Bright Shiny Tools

While I never was diagnosed with ADHD, my approach to technology these days have felt a little bit like there is some sort of attention deficit disorder. I’ve found myself hoping from bright shiny tool to the next. As I started playing with yet another platform last night, I thought I would bring you along on my latest technological ramblings.

Perhaps the best place to start is with Google Wave. I received an invitation to Google Wave a while ago and have been experimenting with it. As a destination website, it’s okay; nothing special. I’ve gotten into some good discussions there on various topics, not significantly different than discussions I’ve gotten into on other platforms. Yet what is most interesting to me is the aspects of interoperability. I’ve set up my own Wave Server and spent a bit of time testing federation between different wave servers and the ability to connect with different clients. Actually, I’ve set up a couple different wave servers and tried a few different clients, and if you want more information read the Wave section of my blog.

The FedOne server is written in Java, so I downloaded the Eclipse IDE for Java on my Ubuntu machine. Should I spend more time playing in Java? How about in Ruby for Ruby on Sails development.? I’ve always liked Ruby, but I also like Python and there is another Wave server written in Python as well.

To get my Wave Server running, I had to install an XMPP server. I chose the OpenFire server. I haven’t really looked at developing for OpenFire, but I have kicked around various ideas of XEP-114 extensions to XMPP. XEP-114 extensions are what Google Wave uses. I also installed Pidgin as an XMPP chat client. It is written in C and uses Glib and GTK+.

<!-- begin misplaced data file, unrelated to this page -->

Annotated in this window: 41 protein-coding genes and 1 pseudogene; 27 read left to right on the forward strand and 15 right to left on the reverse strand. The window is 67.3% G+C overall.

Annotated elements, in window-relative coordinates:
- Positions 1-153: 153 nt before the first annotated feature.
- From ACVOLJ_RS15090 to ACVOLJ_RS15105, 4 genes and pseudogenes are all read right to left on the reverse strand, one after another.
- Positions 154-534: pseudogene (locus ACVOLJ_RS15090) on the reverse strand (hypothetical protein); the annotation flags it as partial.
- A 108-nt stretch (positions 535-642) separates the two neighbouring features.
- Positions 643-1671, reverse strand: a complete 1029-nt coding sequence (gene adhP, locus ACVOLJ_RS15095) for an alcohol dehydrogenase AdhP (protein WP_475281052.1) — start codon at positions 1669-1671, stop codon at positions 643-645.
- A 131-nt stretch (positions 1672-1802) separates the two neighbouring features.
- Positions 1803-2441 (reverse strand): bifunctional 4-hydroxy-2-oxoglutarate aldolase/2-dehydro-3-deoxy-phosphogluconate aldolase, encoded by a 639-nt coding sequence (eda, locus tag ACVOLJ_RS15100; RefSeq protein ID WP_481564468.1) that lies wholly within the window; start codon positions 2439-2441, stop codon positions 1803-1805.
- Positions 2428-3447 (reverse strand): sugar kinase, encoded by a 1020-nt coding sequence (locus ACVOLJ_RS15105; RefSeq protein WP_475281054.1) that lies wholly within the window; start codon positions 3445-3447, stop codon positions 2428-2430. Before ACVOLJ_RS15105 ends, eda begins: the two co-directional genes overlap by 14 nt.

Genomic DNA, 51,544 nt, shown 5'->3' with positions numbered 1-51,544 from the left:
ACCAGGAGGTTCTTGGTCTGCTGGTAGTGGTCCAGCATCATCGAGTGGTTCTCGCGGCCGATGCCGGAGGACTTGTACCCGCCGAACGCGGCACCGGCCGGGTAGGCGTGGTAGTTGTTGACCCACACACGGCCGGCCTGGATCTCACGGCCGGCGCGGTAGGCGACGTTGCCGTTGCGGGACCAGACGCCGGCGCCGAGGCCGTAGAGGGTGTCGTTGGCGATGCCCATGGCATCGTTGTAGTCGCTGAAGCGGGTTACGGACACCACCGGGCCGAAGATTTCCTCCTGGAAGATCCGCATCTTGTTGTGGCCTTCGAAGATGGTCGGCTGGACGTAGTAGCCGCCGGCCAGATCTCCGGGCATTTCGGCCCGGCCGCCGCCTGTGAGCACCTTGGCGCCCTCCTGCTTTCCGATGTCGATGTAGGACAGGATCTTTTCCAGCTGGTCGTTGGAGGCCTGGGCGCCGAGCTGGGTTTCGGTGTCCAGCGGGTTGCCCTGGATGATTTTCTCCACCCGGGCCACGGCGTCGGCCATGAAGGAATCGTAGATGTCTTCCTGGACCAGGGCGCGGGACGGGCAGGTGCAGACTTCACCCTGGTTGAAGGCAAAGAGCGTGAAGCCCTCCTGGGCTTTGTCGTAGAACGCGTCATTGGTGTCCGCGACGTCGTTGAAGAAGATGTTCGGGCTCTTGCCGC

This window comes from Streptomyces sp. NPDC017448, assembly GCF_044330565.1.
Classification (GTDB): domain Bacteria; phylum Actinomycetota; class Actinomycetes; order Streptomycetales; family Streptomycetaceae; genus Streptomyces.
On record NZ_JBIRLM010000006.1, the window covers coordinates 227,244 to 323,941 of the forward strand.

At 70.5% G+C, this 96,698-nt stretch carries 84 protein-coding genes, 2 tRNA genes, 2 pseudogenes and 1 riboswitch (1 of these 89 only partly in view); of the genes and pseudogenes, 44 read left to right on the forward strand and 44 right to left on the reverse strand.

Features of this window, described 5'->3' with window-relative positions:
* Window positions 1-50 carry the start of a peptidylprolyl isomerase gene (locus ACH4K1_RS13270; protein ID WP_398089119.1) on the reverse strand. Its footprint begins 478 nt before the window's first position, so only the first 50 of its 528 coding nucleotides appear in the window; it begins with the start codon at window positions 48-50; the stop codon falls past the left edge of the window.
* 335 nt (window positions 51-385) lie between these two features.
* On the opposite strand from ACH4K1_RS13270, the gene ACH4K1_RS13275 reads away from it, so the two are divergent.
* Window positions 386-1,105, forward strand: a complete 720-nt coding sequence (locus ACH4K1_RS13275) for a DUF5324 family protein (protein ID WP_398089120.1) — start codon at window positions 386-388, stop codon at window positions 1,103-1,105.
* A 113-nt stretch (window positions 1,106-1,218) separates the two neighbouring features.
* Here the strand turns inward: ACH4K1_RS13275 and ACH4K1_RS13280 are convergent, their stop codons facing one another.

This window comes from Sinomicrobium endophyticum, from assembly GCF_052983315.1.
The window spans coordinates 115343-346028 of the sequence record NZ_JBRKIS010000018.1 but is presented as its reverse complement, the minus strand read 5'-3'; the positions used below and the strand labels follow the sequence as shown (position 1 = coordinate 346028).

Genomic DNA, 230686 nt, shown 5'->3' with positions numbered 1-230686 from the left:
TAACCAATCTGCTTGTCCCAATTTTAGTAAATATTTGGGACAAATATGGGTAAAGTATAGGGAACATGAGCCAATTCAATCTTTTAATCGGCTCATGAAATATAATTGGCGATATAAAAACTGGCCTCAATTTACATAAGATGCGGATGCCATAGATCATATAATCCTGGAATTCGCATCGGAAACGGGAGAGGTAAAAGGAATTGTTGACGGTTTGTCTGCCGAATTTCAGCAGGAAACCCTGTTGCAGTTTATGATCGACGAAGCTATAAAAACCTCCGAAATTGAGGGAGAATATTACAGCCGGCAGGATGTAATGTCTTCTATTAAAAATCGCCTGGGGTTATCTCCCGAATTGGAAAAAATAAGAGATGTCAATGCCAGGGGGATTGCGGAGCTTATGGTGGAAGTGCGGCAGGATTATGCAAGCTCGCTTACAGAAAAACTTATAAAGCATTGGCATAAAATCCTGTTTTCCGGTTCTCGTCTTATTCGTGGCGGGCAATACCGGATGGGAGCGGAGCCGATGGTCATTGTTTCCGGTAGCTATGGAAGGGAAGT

A second key starting point for my technological ramblings has been the release of the Nokia N900. I’ve always been interested in the Nokia phones. Friends have raved about their N95s and N97s. The biggest gripes have been that they use Symbian, a horrible operation system, and that they are pricey. The N900, however, uses Maemo, which is pretty much Ubuntu or Debian Linux crammed into a cellphone. I’ve had a lot of fun setting up a N900 development and emulation environment on my Ubuntu laptop. I also set up an Android emulator on my laptop, but never really got that to do anything interesting.

Much of the development for Nokia apps so far have been in QT, and QT uses GTK+. In addition, there is a QT Plugin for Eclipse, so perhaps I could build QT applications using GTK+ in Eclipse. However, QT has a pretty nice IDE itself.

This led me back to QWaveClient. QWaveClient is a client for federated Wave servers that is written in QT. I had tested it early on with their Windows Binary, which is very nice. Subsequently, I tested it on my Ubuntu machine and even built a version in my N900 emulation environment. There are some tweaks necessary for the N900 environment which I hope to get back to.

It seems like some of the best enhancements would be to use the Hildon framework; yet another framework to get to know and work with.

Hopping back to Google Wave for a moment, I’ve been in some good discussions about integrating Google Wave with Second Life, OpenSim, StatusNet and beyond. On one mailing list, it was pointed out that OpenSim already talks with OpenCobalt via XMPP. This sounded particularly interesting and I went to check out OpenCobalt. OpenCobalt appears to be the new project that was formerly OpenCroquet, a fun virtual world built in Squeak. Squeak is essentially the current popular implementation of Smalltalk, yet another development environment.

I have a really old version of Squeak running on my desktop computer and this got me thinking: Can I run Squeak on my Ubuntu machine? Can I compile it to run on a Nokia N900? Are people even interested Squeak on an N900? Do I want to spend time playing with Squeak? Hildon? GTK+? QT? Java? Eclipse? Do I want to focus on Wave? Nokia N900?

So many shiny toys.

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